Trends in concentration of chemical constituents in surface water generally can be attributed to changes in land use, annual and seasonal variations in streamflow, and annual variations in the application of road salt to county highways and roads.
Concentrations of several constituents in streams of the Irondequoit Creek basin showed statistically significant (α=0.05) trends from the beginning of their period of record through 1999. The constituent with the greatest number of significant trends was ammonia + organic nitrogen, with downward trends ranging from 4.1 to 5.6 percent per year at Allen Creek, Irondequoit Creek at Blossom Road, and East Branch Allen Creek. Orthophosphate showed an upward trend of 4.1 percent per year at Irondequoit Creek at Railroad Mills (the most upstream site). Dissolved chloride showed upward trends at Railroad Mills, Allen Creek, and Blossom Road. No trends in volatile suspended solids were noted at any of the four Irondequoit basin sites.
Northrup Creek showed significant downward trends in concentrations of ammonia + organic nitrogen (3.3 percent per year), total phosphorus (3.4 percent per year), and orthophosphate (5.5 percent per year), and an upward trend for dissolved sulfate (1.8 percent per year). The Genesee River at Charlotte Pump Station showed downward trends of 6.1 percent per year for ammonia + organic nitrogen and 0.1 percent per year for chloride, and upward trends of 1.7 percent per year for total phosphorus and 6.6 percent per year for orthophosphate.
Mean annual yields (mass per unit area) of most constituents at the Irondequoit Creek basin sites were similar to those noted for the previous report period (1994–96). East Branch Allen Creek showed lower yields of all constituents during 1997–99 than previously, even though runoff during 1997–99 was greater. These lower yields are attributed to the construction of an upstream detention basin on East Branch Allen Creek in 1995.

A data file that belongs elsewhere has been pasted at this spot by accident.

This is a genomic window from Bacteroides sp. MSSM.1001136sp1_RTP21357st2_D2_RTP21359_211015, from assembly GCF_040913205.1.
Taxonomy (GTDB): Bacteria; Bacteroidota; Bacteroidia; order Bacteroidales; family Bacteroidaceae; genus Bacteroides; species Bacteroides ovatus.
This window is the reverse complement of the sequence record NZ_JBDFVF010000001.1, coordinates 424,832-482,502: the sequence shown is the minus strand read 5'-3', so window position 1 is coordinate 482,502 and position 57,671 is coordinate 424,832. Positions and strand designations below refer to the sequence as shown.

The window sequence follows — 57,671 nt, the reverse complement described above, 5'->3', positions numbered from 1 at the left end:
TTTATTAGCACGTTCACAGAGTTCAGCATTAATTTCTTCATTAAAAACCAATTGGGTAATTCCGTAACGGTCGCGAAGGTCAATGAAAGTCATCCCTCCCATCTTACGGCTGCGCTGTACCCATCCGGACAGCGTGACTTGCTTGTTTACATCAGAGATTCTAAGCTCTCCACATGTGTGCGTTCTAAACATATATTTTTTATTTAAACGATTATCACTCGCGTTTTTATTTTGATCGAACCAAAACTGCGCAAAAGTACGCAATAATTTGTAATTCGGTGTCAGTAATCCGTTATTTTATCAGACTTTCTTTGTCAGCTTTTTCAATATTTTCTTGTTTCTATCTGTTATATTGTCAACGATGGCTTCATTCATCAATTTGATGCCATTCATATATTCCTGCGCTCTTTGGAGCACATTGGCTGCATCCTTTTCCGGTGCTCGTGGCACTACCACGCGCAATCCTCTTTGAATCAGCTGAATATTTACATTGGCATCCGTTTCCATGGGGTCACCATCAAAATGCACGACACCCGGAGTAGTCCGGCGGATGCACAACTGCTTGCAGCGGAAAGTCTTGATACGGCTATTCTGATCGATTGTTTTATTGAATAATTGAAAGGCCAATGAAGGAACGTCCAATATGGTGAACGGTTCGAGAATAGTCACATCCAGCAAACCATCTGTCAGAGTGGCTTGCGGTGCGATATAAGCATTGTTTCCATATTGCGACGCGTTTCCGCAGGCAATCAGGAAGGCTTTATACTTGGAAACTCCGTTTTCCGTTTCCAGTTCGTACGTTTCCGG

Statistical analysis of long-term (greater than 12 years) streamflow records for unregulated streams in Monroe County indicated that annual mean flows for water years 1997–99 were in the normal range (75th to 25th percentile), although Allen Creek continues to show a significant downward trend in mean monthly streamflow during the 1984–99 water years.
Sherwood, D.A., 2003, Water resources of Monroe County, New York, water years 1997-99, with emphasis on water quality in the Irondequoit Creek basin—Atmospheric deposition, ground water, streamflow, trends in water quality, and chemical loads to Irondequoit Bay: U.S. Geological Survey Water-Resources Investigations Report 2002–4221, 55 p., https://pubs.er.usgs.gov/publication/wri024221.
Table of Contents
- Atmospheric Deposition
- Ground Water
- Surface Water
- Summary and Conclusions
- References Cited
|USGS Numbered Series
|Water resources of Monroe County, New York, water years 1997-99, with emphasis on water quality in the Irondequoit Creek basin—Atmospheric deposition, ground water, streamflow, trends in water quality, and chemical loads to Irondequoit Bay
|Water-Resources Investigations Report
|U.S. Geological Survey
|New York Water Science Center
|vi, 55 p.
|Online Only (Y/N)
|Google Analytic Metrics